A: I think magic is integral to my writing… I’m drawn to possibilities even when they are impossible ones. And I think they are popular because we’re living in hard times and the paranormal takes us out of our world and offers hope that there is more than we know about – more than we can see.

Erin Comments: I agree.

Q:  You are an extremely well-known consultant and mentor in regards to self-publishing. I know you’ve opened a marketing company for promoting books. I’m in the same line of work in regards to journalism, PR, and marketing. I’m wondering, how do you manage to do all this and write novels too? How do you juggle it all?

A: I work on my fiction in the morning and then the afternoon is devoted to AuthorBuzz.com

Erin Comments: You make it sound so easy. Kudos to you for all you accomplish.

Q: What is some of your best advice for women authors who are balancing a family, life and writing novel(s)?

A: I don’t have any since I do not have anything like a balanced life!

Q:  What is your advice about self-publishing versus looking for a traditional publisher? What about independent press?

A: All publishing is a lottery. Over 2 million books will be published this year. Most will sell less than 100 copies. I think everyone needs to educate themselves and not just talk to the successes in traditional publishing and self publishing but talk to the authors in the trenches in both camps and see which trench you’d rather be in. Self publishing gives you total control, you own all your own rights and you don’t share any of what you make on your books but I think you need to have  an interest in running a business. Traditional offers you a lot of help, more distribution, financial support upfront and a chance at reviews that elude most self published authors. It’s all what you want to do and how you want to do it.

Q:  What has been your biggest achievement or success? What has been your biggest challenge?

A: Staying alive. And staying alive.

Q:  Switching gears, what is your favorite stage play and why? Movie?

A: Stage play  Brigadoon – it is so magical.

Erin Comments: Also one of my favorites! I hardly hear anyone say this one!

Movie – Sabrina with Audrey Hepburn tied with Portrait of Jennie. It’s that magic again.

Q:  What is coming up next for you?

A: I’m working on the 2014 book now but I think it’s bad luck to talk about it.

Q: What is the best way for readers to connect with you?

A: MJRose.com – there’s a form there.

Erin:  It’s been an honor to have the opportunity to interview you, M.J.!  I wish you even more continued success and welcome you here anytime! Best of luck to you in all your many endeavors.

M.J.: And a pleasure to visit with you here!

Readers, please stop back by on May 9 for my review of Seduction!

Seduction, Synopsis~

SeductionPublication Date: May 7, 2013
Atria Books
Hardcover; 384p
ISBN-10: 1451621507

SYNOPSIS: From the author of The Book of Lost Fragrances comes a haunting novel about a grieving woman who discovers the lost journal of novelist Victor Hugo, awakening a mystery that spans centuries.

In 1843, novelist Victor Hugo’s beloved nineteen-year-old daughter drowned. Ten years later, Hugo began participating in hundreds of séances to reestablish contact with her. In the process, he claimed to have communed with the likes of Plato, Galileo, Shakespeare, Dante, Jesus—and even the Devil himself. Hugo’s transcriptions of these conversations have all been published. Or so it was believed.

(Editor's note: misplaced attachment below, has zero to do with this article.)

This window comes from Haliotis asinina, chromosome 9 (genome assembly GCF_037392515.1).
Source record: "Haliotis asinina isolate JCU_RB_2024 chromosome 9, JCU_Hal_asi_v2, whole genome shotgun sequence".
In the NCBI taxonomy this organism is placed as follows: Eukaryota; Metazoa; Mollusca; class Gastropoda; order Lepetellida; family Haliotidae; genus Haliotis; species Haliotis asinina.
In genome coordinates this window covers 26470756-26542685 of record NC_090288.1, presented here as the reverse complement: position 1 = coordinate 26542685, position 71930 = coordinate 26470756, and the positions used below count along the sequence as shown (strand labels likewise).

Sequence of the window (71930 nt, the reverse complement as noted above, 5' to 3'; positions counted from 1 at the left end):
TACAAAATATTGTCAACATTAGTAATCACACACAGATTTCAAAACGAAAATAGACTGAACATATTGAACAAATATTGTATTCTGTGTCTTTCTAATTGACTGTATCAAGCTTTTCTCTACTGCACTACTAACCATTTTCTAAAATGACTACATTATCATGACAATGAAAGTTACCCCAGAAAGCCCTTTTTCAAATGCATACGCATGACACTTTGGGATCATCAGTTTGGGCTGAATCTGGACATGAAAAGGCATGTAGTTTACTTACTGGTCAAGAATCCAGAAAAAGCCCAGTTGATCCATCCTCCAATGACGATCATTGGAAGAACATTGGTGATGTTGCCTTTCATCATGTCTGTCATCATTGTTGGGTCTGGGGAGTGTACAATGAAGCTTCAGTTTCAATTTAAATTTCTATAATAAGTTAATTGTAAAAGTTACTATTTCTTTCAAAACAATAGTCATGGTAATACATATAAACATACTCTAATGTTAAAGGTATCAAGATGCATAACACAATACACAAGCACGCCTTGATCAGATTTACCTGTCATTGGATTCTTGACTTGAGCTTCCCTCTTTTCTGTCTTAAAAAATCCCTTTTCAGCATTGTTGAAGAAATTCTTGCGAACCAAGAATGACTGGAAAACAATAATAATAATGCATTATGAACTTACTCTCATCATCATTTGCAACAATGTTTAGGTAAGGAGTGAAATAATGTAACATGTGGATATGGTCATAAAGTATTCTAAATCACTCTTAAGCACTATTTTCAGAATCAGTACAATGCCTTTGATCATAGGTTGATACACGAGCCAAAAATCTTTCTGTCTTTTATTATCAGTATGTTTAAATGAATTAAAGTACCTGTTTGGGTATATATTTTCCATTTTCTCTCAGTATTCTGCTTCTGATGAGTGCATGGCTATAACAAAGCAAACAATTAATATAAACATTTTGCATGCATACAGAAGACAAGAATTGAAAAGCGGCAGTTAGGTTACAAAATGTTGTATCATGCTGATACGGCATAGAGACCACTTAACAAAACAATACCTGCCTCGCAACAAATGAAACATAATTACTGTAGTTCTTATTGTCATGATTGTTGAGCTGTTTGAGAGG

Recovering from her own losses, mythologist Jac L’Etoile arrives on the Isle of Jersey—where Hugo conducted the séances—hoping to uncover a secret about the island’s Celtic roots. But the man who’s invited her there, a troubled soul named Theo Gaspard, has hopes she’ll help him discover something quite different—Hugo’s lost conversations with someone called the Shadow of the Sepulcher.

What follows is an intricately plotted and atmospheric tale of suspense with a spellbinding ghost story at its heart, by one of America’s most gifted and imaginative novelists.

Author M.J. Rose, Biography~

M.J. RoseM.J. Rose is the international best selling author of eleven novels and two non-fiction books on marketing. Her fiction and non-fiction has appeared in many magazines and reviews including Oprah Magazine. She has been featured in the New York Times, Newsweek, Time, USA Today and on the Today Show, and NPR radio. Rose graduated from Syracuse University, spent the ’80s in advertising, has a commercial in the Museum of Modern Art in NYC and since 2005 has run the first marketing company for authors – Authorbuzz.com. The television series PAST LIFE, was based on Rose’s novels in the Renincarnationist series. She is one of the founding board members of International Thriller Writers and runs the blog- Buzz, Balls & Hype. She is also the co-founder of Peroozal.com and BookTrib.com.

Rose lives in CT with her husband the musician and composer, Doug Scofield, and their very spoiled and often photographed dog, Winka.

For more information on M.J. Rose and her novels, please visit her WEBSITE. You can also find her on Facebook and Twitter.

Promotion for Necklace from M.J. Rose!

NecklaceYou will be eligible to win a Victoria Choker if you:

1. Put the book on you To Be Read shelf on Goodreads and email me the link or tell me and send me your account name in an email to hookofabook@hotmail.com: http://www.goodreads.com/book/show/15802432-seduction

OR

2. Pre-order SEDUCTION here: http://mjrose.com/books/seduction.asp?BookVar=Praise
Send your receipt to mjrosewriter@gmail.com and state you came from the Hook of a Book blog.

Only US residents can enter.
 
 
See More Guest Posts, Interviews, Reviews, and Giveaways at Link to Tour Schedule: http://hfvirtualbooktours.com/seductionvirtualtour/
Twitter Hashtag: #SeductionVirtualTour
 
Seduction Tour Banner FINAL